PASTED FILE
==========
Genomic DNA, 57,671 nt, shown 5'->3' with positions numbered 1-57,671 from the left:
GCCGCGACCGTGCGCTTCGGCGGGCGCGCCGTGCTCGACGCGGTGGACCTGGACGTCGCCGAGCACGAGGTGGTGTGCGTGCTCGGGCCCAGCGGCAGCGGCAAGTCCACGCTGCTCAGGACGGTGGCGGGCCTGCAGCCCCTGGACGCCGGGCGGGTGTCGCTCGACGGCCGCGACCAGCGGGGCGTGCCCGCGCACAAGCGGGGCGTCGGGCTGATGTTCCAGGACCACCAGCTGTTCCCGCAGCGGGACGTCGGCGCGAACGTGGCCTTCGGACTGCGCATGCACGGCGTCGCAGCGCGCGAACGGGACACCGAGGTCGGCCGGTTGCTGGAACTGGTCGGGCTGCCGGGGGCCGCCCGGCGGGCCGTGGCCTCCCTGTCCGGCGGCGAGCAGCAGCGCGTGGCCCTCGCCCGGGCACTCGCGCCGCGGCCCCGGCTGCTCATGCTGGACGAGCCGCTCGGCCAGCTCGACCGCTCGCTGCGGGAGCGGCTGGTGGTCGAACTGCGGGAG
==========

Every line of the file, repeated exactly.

Genomic DNA, 57,671 nt, shown 5'->3' with positions numbered 1-57,671 from the left:
GCCGCGACCGTGCGCTTCGGCGGGCGCGCCGTGCTCGACGCGGTGGACCTGGACGTCGCCGAGCACGAGGTGGTGTGCGTGCTCGGGCCCAGCGGCAGCGGCAAGTCCACGCTGCTCAGGACGGTGGCGGGCCTGCAGCCCCTGGACGCCGGGCGGGTGTCGCTCGACGGCCGCGACCAGCGGGGCGTGCCCGCGCACAAGCGGGGCGTCGGGCTGATGTTCCAGGACCACCAGCTGTTCCCGCAGCGGGACGTCGGCGCGAACGTGGCCTTCGGACTGCGCATGCACGGCGTCGCAGCGCGCGAACGGGACACCGAGGTCGGCCGGTTGCTGGAACTGGTCGGGCTGCCGGGGGCCGCCCGGCGGGCCGTGGCCTCCCTGTCCGGCGGCGAGCAGCAGCGCGTGGCCCTCGCCCGGGCACTCGCGCCGCGGCCCCGGCTGCTCATGCTGGACGAGCCGCTCGGCCAGCTCGACCGCTCGCTGCGGGAGCGGCTGGTGGTCGAACTGCGGGAG